March 22, 2012
TOM AND GARNETT HUFF, PLAINTIFFS-APPELLANTS,
STEVE HUFF, DEFENDANT-RESPONDENT.
On appeal from Superior Court of New Jersey, Law Division, Civil Part, Cumberland County, Docket No. L-711-09.
NOT FOR PUBLICATION WITHOUT THE APPROVAL OF THE APPELLATE DIVISION
Argued March 5, 2012
Before Judges Parrillo and Grall.
This matter arises out of a fire that occurred on February 5, 2009, at the property of plaintiffs Tom and Garnett Huff, husband and wife, in Stow Creek Township. Plaintiffs' three-bayed garage burnt to the ground along with its contents. The fire originated within the cab of a commercial diesel dump truck owned by the couple's son, defendant Steve Huff, that was parked in the garage alongside plaintiffs' dump truck and that of another individual. Plaintiffs sued defendant in negligence, alleging that defendant's failure to maintain his vehicle led to the fire and resultant damage. Following discovery, defendant moved for summary judgment, which the motion judge granted and from which plaintiffs now appeal.*fn1 We affirm.
The facts viewed in the light most favorable to plaintiffs, Brill v. Guardian Life Ins. Co. of Am., 142 N.J. 520, 540 (1995), are as follows. Defendant is a professional truck driver who owns his own trucking company. He uses one heavy-duty dump truck for his business, a 1989 Ford L-9000 with a Caterpillar diesel engine. The Ford Motor Company manufactured the wiring harness. The harness contains the wires that travel throughout the vehicle controlling accessories. The wires ran throughout defendant's truck, under the dashboard, and eventually connected to a circuit breaker on top of the dashboard on the passenger side. Back in November 2008, while defendant was sitting in his truck, smoke began coming out of the circuit breaker box, which is located on the passenger side dashboard in the cab, and was repaired by Paul Italiano, the mechanic who serviced defendant's truck for many years.
Located very near and below the circuit breaker box is the truck's heating and air conditioning unit. Some months prior to the fire, defendant heard a squealing noise in the heater blower fan. When the truck was last serviced by Italiano on January 23, 2009, for replacement of the air dryer cartridge, defendant told the mechanic about the "squealing" sound, which Italiano did not personally experience. Nevertheless, Italiano explained that motors and blower fans in dump trucks tend to clog with dirt and dust and that this blockage prevents the fan from moving, causing the blower fan motor to become hot. Despite this advice, defendant never replaced the blower fan.
On the morning of February 5, 2009, as was his usual routine, defendant went to his parents' house for breakfast and to pick up his truck from the garage where it was stored. Defendant and his mother went into the garage to get the trucks ready. Defendant first unplugged his truck engine's block heater that had been plugged into the electrical supply overnight to keep the engine warm. Garnett then started her son's truck and let it idle while defendant opened the bay doors. Defendant went into his truck and turned the heater on low, then returned to the house for a few minutes to finish getting ready.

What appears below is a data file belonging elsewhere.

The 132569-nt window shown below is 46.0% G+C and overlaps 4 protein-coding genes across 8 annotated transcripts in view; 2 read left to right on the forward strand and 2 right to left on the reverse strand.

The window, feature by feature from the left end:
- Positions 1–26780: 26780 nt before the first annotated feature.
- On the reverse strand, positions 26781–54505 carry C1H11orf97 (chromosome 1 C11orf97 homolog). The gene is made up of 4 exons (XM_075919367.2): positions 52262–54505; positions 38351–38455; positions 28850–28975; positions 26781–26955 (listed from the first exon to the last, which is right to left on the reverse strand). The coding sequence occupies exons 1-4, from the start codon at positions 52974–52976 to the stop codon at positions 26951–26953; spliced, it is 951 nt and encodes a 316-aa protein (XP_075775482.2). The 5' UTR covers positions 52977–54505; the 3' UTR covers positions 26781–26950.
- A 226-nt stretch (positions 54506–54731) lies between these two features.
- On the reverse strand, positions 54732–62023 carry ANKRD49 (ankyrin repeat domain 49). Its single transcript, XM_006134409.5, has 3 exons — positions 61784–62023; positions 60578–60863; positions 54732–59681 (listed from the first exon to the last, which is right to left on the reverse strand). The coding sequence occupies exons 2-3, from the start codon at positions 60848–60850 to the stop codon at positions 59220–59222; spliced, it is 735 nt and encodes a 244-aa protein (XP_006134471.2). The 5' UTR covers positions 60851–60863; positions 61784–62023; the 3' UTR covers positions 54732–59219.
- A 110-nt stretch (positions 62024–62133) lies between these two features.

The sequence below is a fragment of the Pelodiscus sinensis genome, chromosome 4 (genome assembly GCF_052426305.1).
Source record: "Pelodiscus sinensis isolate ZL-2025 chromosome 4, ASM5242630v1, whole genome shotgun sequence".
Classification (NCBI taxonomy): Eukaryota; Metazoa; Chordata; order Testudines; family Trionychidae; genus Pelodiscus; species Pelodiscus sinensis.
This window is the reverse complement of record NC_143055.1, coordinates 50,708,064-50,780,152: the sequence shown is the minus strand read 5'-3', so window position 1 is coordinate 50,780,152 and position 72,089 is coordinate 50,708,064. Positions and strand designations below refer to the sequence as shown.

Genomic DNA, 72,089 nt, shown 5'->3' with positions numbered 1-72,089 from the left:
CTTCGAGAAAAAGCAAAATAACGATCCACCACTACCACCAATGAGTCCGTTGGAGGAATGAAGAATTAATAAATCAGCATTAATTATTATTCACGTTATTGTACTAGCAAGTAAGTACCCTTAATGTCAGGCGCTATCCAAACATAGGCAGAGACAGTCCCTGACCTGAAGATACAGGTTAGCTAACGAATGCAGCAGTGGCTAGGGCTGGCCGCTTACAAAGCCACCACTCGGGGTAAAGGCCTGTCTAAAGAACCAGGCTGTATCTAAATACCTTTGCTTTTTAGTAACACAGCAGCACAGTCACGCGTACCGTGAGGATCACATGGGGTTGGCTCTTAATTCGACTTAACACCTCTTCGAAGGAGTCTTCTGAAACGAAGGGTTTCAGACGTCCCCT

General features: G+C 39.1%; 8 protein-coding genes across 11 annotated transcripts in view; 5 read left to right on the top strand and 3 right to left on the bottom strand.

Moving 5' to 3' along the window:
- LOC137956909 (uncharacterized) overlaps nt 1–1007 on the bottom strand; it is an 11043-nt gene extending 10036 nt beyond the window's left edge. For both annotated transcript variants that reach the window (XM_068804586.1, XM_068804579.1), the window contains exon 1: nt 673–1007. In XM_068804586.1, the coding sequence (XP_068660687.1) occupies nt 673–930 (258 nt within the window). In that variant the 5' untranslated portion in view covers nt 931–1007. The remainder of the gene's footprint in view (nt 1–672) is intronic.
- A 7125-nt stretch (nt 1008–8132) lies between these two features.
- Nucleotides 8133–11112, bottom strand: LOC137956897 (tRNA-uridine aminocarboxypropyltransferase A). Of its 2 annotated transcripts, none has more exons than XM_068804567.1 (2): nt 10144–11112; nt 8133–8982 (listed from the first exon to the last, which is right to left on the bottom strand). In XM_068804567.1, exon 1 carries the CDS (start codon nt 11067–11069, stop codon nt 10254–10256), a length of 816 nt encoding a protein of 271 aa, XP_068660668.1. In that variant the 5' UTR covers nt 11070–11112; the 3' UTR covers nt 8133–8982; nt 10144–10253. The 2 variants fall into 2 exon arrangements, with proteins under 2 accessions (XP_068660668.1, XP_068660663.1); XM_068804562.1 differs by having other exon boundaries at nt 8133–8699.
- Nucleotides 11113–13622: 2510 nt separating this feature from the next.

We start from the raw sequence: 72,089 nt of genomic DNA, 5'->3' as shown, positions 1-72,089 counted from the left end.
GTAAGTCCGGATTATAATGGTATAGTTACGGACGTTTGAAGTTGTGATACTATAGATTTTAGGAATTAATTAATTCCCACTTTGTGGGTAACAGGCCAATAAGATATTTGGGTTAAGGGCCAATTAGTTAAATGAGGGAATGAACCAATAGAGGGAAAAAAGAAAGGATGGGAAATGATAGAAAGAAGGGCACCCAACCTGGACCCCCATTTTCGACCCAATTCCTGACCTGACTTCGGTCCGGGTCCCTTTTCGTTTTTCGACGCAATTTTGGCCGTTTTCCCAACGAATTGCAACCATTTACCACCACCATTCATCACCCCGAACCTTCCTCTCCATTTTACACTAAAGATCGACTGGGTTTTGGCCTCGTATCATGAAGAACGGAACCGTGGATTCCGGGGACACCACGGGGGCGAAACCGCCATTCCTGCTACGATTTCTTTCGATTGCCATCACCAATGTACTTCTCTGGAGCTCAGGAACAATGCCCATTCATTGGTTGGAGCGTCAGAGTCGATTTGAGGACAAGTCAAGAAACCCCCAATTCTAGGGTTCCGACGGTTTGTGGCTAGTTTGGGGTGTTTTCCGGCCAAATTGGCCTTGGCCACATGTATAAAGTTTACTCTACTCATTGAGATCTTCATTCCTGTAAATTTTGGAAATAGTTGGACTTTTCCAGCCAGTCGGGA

While defendant's truck was warming up, his father went out to the garage to start his own truck at approximately 6:25 a.m. He walked around defendant's idling truck and checked the tires. Everything appeared to be fine. He left the garage after about five minutes. Defendant returned to the garage at around 6:35 a.m., accompanied by his mother. At that time, he saw smoke coming out of the window of his truck. He immediately opened the driver's side door, and saw flames, approximately a foot high, covering the area from the passenger side to the middle of the dashboard area. Defendant drove his father's truck out of the garage at his mother's insistence, while Garnett went into the house and called the fire department. The fire spread from the interior of the cab of defendant's truck and caused significant damage to both the garage as well as to the other dump truck stored there.
Lieutenant Donald Sims of the Bridgeton Fire Department responded to the scene at 7:04 a.m., along with Battalion Chief Todd Bowen, who was there to investigate the cause of the fire.
Chief Bowen noted there were "high amounts of flame damage to both vehicles left in the barn. . . . Nearly all items in the barn were destroyed beyond repair." He concluded:
The vehicles were in the [garage] overnight, plugged into wall receptacles using heavy duty extension cords. The problem only arose after the truck was started in the morning and the engine was running. The area of origin for this fire is the passenger side front dash area, in the region of the heater/air conditioning unit. The exact cause could not be determined by this investigator, but is possibly a malfunction in one of the vehicle's electrical or mechanical systems.
Bowen ultimately determined the fire to be accidental in nature, but could not state whether negligence was involved as his job was limited to "origin and cause only." An investigator hired by Allstate reached a similar conclusion: "[T]he fire originated on the interior of Steve Huff's truck; and was most likely accidental in causation, the result of an unspecified failure within the vehicle's heating system."
As noted, following discovery, defendant moved for summary judgment, maintaining that plaintiffs' negligence claim fails for want of expert testimony as to the cause of the fire. Plaintiffs countered that the doctrine of res ipsa loquitur applies here to render the evidence adequate for jury resolution. In granting summary judgment dismissal of plaintiffs' complaint, the judge concluded that plaintiffs had not satisfied all the requirements for application of the doctrine and that, in any event, expert testimony is necessary to establish causation, noting "[t]his is a complex electrical and mechanical device that allegedly caused the fire. There are other possible causes and without expert testimony, causation and proximate causation of the damages cannot be adequately proven." Specifically, the court reasoned:
But it's clear from the record in this matter that the heater fan was not the only electrical or mechanical device in that area of the dashboard in the cab. Indeed, a circuit breaker box located very near the heater unit was also there and had been problematic in the past, the not too distant past and had to be repaired by the very mechanic who did the other repairs on the truck.